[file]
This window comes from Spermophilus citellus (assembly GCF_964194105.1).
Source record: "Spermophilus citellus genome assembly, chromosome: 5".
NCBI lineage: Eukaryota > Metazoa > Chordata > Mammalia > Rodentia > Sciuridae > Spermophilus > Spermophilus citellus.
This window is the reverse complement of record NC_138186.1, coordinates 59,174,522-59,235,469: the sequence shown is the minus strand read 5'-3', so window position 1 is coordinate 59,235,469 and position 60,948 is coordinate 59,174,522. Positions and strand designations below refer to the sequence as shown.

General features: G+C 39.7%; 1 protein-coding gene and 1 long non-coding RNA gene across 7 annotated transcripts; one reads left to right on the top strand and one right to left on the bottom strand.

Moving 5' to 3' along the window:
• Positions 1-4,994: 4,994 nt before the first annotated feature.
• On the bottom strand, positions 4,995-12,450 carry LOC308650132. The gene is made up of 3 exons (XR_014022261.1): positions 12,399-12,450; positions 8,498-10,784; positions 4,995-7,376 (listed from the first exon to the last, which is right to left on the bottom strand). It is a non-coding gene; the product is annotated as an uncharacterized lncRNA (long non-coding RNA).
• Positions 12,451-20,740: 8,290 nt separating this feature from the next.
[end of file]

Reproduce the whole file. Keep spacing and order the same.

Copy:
This window comes from Spermophilus citellus (assembly GCF_964194105.1).
Source record: "Spermophilus citellus genome assembly, chromosome: 5".
NCBI lineage: Eukaryota > Metazoa > Chordata > Mammalia > Rodentia > Sciuridae > Spermophilus > Spermophilus citellus.
This window is the reverse complement of record NC_138186.1, coordinates 59,174,522-59,235,469: the sequence shown is the minus strand read 5'-3', so window position 1 is coordinate 59,235,469 and position 60,948 is coordinate 59,174,522. Positions and strand designations below refer to the sequence as shown.

General features: G+C 39.7%; 1 protein-coding gene and 1 long non-coding RNA gene across 7 annotated transcripts; one reads left to right on the top strand and one right to left on the bottom strand.

Moving 5' to 3' along the window:
• Positions 1-4,994: 4,994 nt before the first annotated feature.
• On the bottom strand, positions 4,995-12,450 carry LOC308650132. The gene is made up of 3 exons (XR_014022261.1): positions 12,399-12,450; positions 8,498-10,784; positions 4,995-7,376 (listed from the first exon to the last, which is right to left on the bottom strand). It is a non-coding gene; the product is annotated as an uncharacterized lncRNA (long non-coding RNA).
• Positions 12,451-20,740: 8,290 nt separating this feature from the next.